Researchers consider Zika virus for brain cancer

Researchers in the united kingdom are set to test whether the Zika virus can combat difficult-to-treat brain cancer by attacking the cells, possibly opening new avenues for the treatment of the aggressive disease. The researchers will focus on glioblastoma, which is the most common form of brain cancer and has a five-year survival rate of 5 percent, Reuters reported.


The Zika virus caused severe birth defects in an unborn fetus when contracted during pregnancy by an attack on the development of stem cells in the brain. However, the disease does not have the same devastating effect on the fully developed brain, which suggests that if scientists can benefit from the virus the opportunity to attack the cancer cells, which are similar to the development of the brain cells, healthy brain tissue will go unharmed.

“We take a different approach, and you want to use these new insights to see whether the virus can be unleashed against one of the most difficult to treat forms of cancer,” Harry Bulstrode, a lead researcher at the University of Cambridge, said in a statement to Reuters.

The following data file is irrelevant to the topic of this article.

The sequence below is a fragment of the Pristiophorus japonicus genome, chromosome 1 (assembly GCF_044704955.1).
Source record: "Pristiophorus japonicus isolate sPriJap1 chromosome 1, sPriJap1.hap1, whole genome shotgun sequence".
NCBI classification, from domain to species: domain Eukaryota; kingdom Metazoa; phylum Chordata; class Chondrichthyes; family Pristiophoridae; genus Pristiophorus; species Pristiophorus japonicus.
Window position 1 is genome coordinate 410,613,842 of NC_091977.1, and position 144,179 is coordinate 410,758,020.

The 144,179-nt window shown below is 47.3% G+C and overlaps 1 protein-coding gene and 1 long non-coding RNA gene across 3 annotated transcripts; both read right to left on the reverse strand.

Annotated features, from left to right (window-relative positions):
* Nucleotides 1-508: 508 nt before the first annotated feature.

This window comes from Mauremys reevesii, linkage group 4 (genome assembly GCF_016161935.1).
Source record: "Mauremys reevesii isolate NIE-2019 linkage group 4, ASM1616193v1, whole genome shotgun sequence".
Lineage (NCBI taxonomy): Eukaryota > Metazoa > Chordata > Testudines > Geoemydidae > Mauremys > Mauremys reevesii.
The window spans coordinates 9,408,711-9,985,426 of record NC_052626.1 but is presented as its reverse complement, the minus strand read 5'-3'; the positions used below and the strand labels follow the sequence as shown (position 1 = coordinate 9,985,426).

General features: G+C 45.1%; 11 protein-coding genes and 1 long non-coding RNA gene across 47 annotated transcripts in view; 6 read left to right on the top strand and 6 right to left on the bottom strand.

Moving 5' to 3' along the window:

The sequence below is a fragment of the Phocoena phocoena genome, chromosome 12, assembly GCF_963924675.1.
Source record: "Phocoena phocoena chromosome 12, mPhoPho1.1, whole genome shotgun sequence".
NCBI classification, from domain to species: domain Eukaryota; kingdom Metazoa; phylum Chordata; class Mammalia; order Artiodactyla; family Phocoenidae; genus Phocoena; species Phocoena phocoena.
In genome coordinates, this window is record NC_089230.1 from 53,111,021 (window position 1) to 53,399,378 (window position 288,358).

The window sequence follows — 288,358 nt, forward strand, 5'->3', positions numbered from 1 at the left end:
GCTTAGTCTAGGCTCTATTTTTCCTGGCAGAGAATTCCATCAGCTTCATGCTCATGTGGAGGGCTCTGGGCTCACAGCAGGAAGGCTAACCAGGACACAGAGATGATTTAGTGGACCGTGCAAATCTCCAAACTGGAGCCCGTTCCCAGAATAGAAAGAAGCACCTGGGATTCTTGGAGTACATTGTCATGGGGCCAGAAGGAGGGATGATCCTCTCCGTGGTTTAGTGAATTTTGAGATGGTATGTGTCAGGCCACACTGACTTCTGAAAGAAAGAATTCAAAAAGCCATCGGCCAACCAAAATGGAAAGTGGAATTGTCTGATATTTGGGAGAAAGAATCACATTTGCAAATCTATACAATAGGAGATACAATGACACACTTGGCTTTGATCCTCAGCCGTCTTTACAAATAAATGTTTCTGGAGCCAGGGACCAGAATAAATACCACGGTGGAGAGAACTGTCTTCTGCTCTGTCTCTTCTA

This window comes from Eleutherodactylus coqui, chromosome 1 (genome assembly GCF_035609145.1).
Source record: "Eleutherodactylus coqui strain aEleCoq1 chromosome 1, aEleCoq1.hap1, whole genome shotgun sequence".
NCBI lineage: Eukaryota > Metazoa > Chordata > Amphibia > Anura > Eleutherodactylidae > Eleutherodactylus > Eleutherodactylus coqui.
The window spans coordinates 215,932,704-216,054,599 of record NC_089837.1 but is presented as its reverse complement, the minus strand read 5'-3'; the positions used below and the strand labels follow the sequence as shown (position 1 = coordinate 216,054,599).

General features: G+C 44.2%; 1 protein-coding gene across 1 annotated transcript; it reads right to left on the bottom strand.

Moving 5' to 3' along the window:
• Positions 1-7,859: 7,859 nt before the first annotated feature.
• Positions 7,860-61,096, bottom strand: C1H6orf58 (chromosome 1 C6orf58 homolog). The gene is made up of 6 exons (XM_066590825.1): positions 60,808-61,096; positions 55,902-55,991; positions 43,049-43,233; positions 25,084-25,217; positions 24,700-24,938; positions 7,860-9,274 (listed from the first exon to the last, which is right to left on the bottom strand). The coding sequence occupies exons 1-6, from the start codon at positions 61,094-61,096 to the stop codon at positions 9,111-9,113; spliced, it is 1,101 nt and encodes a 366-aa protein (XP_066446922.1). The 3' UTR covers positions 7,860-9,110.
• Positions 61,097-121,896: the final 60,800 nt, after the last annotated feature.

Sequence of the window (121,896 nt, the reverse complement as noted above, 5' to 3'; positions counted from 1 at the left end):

Researchers use tumor cells in mice to test the virus, and hope that the slow growth of the tumor.

“If we can learn from the lessons Zika the ability to cross the blood-brain barrier and target the brain of the cells selectively, we were able to hold the key to future treatments,” Bulstrode told Reuters.

Active outbreaks of the mosquito-borne illness were reported in at least 51 countries and areas, with pregnant women advised to avoid travel to so-called virus “hot spots.” In addition to congenital abnormalities, Zika is associated with neurological disorders, including the brain and spinal cord infections. Long-term health effects remain unclear.

Reuters contributed to this report.

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